This article first appeared in The Edge Financial Daily, on December 22, 2015.
WITH the US Congress passing the 2016 appropriations bill last Friday, a major reform of the International Monetary Fund (IMF) will proceed. But the five-year delay since the changes — meant to give more power to big emerging economies — were proposed makes them less useful in bolstering the IMF’s role as the world’s most important international financial institution.
In a changing world, governance of the lender of last resort needed modernising. Leaders of the Group of 20 agreed in 2010 that individual IMF quotas and voting rights needed to better reflect its members’ standing in the world economy. That meant reducing the role of advanced European countries and Gulf states, and increasing that of emerging nations, particularly China.
The reform required US approval of an amendment to make all of the fund’s executive directors elected (some are currently appointed). The United States wanted to safeguard its standing as the fund’s dominant voice; doubling all quotas would achieve that.
The changes would not cost the US more money; its commitment would remain at about US$170 billion (RM729.3 billion), with the quota increase coming from the extra funds it, like many other countries, provided to the IMF after the global financial crisis of 2008. Congress just needed to approve moving some of that commitment to the quota — a mere technicality.
IMF critics in Congress, however, opposed the fund’s decision to lend to Greece despite grave doubts about its repayment abilities. The IMF had invoked a rule that allowed such lending if a failing country threatened international contagion.
To US conservatives, that was not their problem; US financial institutions had much less exposure to toxic Greek assets than European ones did, and Europe should take care of its own.
Indeed, Europe has benefited disproportionately from IMF lending in recent years.
Those US objections make little sense now. Greece’s latest bailout has proceeded without IMF participation: The fund still doubts that the country can repay its debt, but Greece no longer poses a systemic risk. The European Union turned out to be rich enough to fund Greece’s €85 billion (RM396.7 billion) rescue package.
Besides, a political deal has been struck: The appropriations bill calls on the US representative to the IMF to use his voting power for the repeal of the “systemic exception”, which allowed IMF participation in Greece’s previous bailout.
So the long-delayed rearrangement — which former IMF managing director Dominique Strauss-Kahn called “the most important reform in the governance of the institution since its creation” — should now go smoothly.
It will be useful to bailout recipients; the doubled quotas will make it easier for the IMF to lend them more, on shorter notice and under more flexible requirements. Yet the changes are probably too little, too late by now.
For one thing, the new distribution of voting shares still does not do justice to China. Though the US, too, has a smaller say than its share of the world economy warrants, the gap between China’s economic might and its IMF influence is bigger.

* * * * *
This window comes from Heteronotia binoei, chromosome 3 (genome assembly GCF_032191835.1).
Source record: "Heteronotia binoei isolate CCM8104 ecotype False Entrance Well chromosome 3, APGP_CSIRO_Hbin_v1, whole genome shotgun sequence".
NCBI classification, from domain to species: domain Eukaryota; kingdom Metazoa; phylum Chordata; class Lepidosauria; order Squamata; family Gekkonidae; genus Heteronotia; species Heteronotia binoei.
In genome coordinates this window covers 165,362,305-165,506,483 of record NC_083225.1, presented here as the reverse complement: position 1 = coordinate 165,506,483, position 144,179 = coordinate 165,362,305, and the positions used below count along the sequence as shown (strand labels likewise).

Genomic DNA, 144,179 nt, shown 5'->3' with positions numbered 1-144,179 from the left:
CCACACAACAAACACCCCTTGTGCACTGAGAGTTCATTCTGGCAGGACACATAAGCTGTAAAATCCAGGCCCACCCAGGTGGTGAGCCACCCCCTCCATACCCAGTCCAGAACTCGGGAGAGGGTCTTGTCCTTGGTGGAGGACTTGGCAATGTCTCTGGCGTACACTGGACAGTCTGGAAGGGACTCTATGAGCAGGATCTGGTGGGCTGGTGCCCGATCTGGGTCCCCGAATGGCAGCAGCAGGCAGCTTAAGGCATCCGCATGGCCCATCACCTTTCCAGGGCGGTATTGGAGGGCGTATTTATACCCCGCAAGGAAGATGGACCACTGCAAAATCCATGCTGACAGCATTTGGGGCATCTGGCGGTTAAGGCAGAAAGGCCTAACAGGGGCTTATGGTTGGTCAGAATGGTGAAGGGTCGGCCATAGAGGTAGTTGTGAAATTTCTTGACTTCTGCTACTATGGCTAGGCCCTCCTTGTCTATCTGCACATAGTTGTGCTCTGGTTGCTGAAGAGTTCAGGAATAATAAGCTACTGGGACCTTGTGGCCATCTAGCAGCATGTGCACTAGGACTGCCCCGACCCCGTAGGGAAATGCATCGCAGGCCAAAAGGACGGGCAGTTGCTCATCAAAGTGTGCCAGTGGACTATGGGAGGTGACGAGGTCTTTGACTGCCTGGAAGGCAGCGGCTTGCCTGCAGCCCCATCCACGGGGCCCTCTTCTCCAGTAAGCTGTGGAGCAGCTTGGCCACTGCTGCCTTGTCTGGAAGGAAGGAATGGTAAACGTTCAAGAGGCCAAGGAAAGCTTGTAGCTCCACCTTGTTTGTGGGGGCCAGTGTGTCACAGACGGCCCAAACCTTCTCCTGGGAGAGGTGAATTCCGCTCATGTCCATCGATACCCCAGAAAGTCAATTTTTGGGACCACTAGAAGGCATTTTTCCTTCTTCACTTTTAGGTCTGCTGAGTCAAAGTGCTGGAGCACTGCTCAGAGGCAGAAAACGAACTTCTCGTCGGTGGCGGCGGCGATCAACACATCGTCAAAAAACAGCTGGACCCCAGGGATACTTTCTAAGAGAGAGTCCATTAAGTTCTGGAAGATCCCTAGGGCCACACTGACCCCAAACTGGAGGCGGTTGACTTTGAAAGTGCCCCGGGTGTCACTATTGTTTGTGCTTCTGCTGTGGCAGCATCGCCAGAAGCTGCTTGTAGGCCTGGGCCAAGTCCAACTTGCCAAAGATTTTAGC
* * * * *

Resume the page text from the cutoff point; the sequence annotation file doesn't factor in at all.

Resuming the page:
The power redistribution will, no doubt, please China — an added bonus after the IMF decision to designate the yuan as a reserve currency next year — but it will not deter Beijing from building alternative institutions such as the Asian Infrastructure Investment Bank. China, huge as it is, cannot afford to put all its eggs in the US-dominated basket.
Nor can other big emerging nations, such as India, Russia, Brazil and South Africa. They, with China, have already set up an IMF alternative — the so-called New Development Bank.
It is not going to be particularly important in the coming years, given the economic weakening of Russia and Brazil. Still, the desire for a lending pool independent of the West is not going away.
Europeans, for their part, are also creating their own emergency infrastructure: Advance notice that their role at the IMF would shrink highlighted that their needs in a serious crisis would exceed the fund’s ability to help.
Edwin Truman, a specialist in international financial institutions at the Peterson Institute for International Economics, wrote recently that his glass “was only half full with champagne” at the Congress deal permitting the IMF reform: “The US, the only member that has the votes to block major changes in how the IMF operates, has diminished its ability to influence events. The United States is no longer seen as a reliable negotiating partner on IMF issues.”
That, however, is probably not the issue at this point. The bigger problem is that the emerging world, in effect, wants international financial organisations to provide development financing.
As Carmen Reinhart and Cristoph Trebesch pointed out in a recent paper, “the inherent conflict faced by the IMF is between strengthening its role as an international lender of last resort and the demands of many member countries for serial lending, resulting in repeated programmes and a perpetual state of debt ‘ever-greening’. ” The authors argue that this marks a departure from the fund’s original function as a lender of last resort.
The terms of US consent to the 2010 reform — including a requirement for the US representative to ask permission at home before voting to approve any large-scale programme — appear to signal a US desire to steer the IMF back toward its origins. In line with Reinhart and Trebesch’s recommendations, they would like the IMF to stick to its debt sustainability criteria and only help when there is a crisis that can be resolved by emergency aid.
That makes the IMF less interesting to the emerging nations; and their empowerment by the proposed reforms will not resolve the conflict. — Bloomberg View
Leonid Bershidsky is a Bloomberg View columnist.